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Stock market continues downward slide

The Local
post 19.Aug.2011, 09:53 AM
Post #1
Location: Stockholm
Joined: 22.Dec.2004

The Stockholm stock market continued to fall on Friday, with the OMXS-index dropping nearly 4 percent within 30 minutes of opening and finishing the week down nearly 11 percent.

An index of banking stocks was off 3.3 percent in early trading, with SEB and Nordea experiencing the biggest drops. The manufacturing index continued its free-fall, dropping 4.4 percent.

The market had recovered slightly throughout the day 10.30am, with the OMXS closing down 1.9 percent for the day to 277.7, reaching its lowest level since the autumn of 2009.

Exchanges across Europe continued to fall on Friday, in part due to concerns about a possible double-dip recession in the United States.

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conboy
post 19.Aug.2011, 10:48 AM
Post #2
Joined: 12.Jul.2009

The "market" like all chronic human behaviour such as alcoholism and drug abuse now crave yet another tax payer inspired handout in the form of Eurobond obligations. The Euro may be threatened in the short term in it's current form but the truth is that the US dollar is now goosed as a reserve currency but many western institutions will not buy Euro's without political reform in the EU and a Franco/Dutch/German Euro obligation emission. Just what Merkel and Sarkozy have being trying to avoid.
More fun and games from our friends in the financial markets flushed as they are with tax payer inspired bank guarantees. The banks are the biggest social welfare recipients in the Western world and democracy cannot afford them! The market is wrong fundamentally wrong! Hail the holy market!
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Nemesis
post 19.Aug.2011, 02:59 PM
Post #3
Location: Skåne
Joined: 14.Apr.2009

Sweden is an irrelevant economy in the grand scheme of things.
Only the European core, US, China, Brazil, Japan, South Korea and India really matter at the present.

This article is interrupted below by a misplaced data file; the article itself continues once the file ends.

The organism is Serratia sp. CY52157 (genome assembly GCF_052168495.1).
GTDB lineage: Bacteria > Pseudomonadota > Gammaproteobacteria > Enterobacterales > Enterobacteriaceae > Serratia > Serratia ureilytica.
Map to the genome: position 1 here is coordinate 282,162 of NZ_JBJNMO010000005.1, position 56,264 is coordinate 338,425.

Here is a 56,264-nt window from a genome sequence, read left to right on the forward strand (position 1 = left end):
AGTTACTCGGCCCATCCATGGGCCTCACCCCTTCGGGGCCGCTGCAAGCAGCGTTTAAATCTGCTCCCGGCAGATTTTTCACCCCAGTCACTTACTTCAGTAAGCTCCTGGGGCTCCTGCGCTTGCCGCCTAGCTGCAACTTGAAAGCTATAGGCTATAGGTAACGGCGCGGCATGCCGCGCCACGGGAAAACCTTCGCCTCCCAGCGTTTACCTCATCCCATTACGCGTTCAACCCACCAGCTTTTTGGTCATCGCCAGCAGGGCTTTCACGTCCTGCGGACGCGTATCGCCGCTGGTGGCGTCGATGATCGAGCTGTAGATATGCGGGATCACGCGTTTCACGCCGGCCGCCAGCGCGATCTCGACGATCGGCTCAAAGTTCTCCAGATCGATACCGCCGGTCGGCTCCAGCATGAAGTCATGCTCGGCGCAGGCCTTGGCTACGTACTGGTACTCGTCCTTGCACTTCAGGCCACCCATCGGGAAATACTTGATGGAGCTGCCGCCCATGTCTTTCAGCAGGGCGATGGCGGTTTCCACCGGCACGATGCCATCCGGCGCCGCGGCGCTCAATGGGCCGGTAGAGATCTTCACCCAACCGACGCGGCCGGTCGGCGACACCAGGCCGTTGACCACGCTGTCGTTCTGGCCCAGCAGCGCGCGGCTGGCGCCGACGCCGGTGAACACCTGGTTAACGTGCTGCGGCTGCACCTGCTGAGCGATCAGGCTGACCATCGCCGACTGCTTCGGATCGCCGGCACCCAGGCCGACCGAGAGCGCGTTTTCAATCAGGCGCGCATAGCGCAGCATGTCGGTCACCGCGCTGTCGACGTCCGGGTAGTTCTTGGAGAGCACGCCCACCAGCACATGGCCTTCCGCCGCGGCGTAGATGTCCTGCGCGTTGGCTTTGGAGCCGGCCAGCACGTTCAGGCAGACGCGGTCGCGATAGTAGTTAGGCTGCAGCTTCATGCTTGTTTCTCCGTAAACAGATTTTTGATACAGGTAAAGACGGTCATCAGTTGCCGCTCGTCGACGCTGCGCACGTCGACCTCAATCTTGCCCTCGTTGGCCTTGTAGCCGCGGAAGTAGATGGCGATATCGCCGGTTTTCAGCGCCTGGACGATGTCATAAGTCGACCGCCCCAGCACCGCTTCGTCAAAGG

@ conboy
The sooner there is an EU eurobond, the better. That would need to be followed within about two months by an EU ministry of finance.
´Then we can turn on the neo-feudalistic markets and criminalise them with laws against short selling entire countries for personal amusement and short term profit at the expense of entire societies.
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Grokh
post 19.Aug.2011, 04:52 PM
Post #4
Joined: 25.Apr.2011

markets plunge and some people become richer, why not change the name from Stock market to "speculation gambling arena" = you're the house and you always win.
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mkvgtired
post 20.Aug.2011, 03:12 AM
Post #5
Joined: 23.Apr.2009

Nemesis, there is no doubt that a Eurobond would bring a considerable amount of stability to the Euro. It would transfer more of Germany's economic stability and wealth to the less productive Euro members. I hope this concept does not come to fruition. Not because I want to see the Euro fail. On the contrary, if the Euro abruptly failed it would not just be the European economies that suffered. Global economies would.
That being said, the German tax payers have suffered enough. It is not their job to finance everyone else's overspending. If the Euro can not survive without Eurobonds it is time to cut the rope to the anchors weighing it down. The German citizens did not get the benefits of all of the overgenerous Greek (et. al.) entitlement programs, so there is no reason that they should have to pay for them. Or the French, British, Swedish, US (via IMF), etc. taxpayers either.
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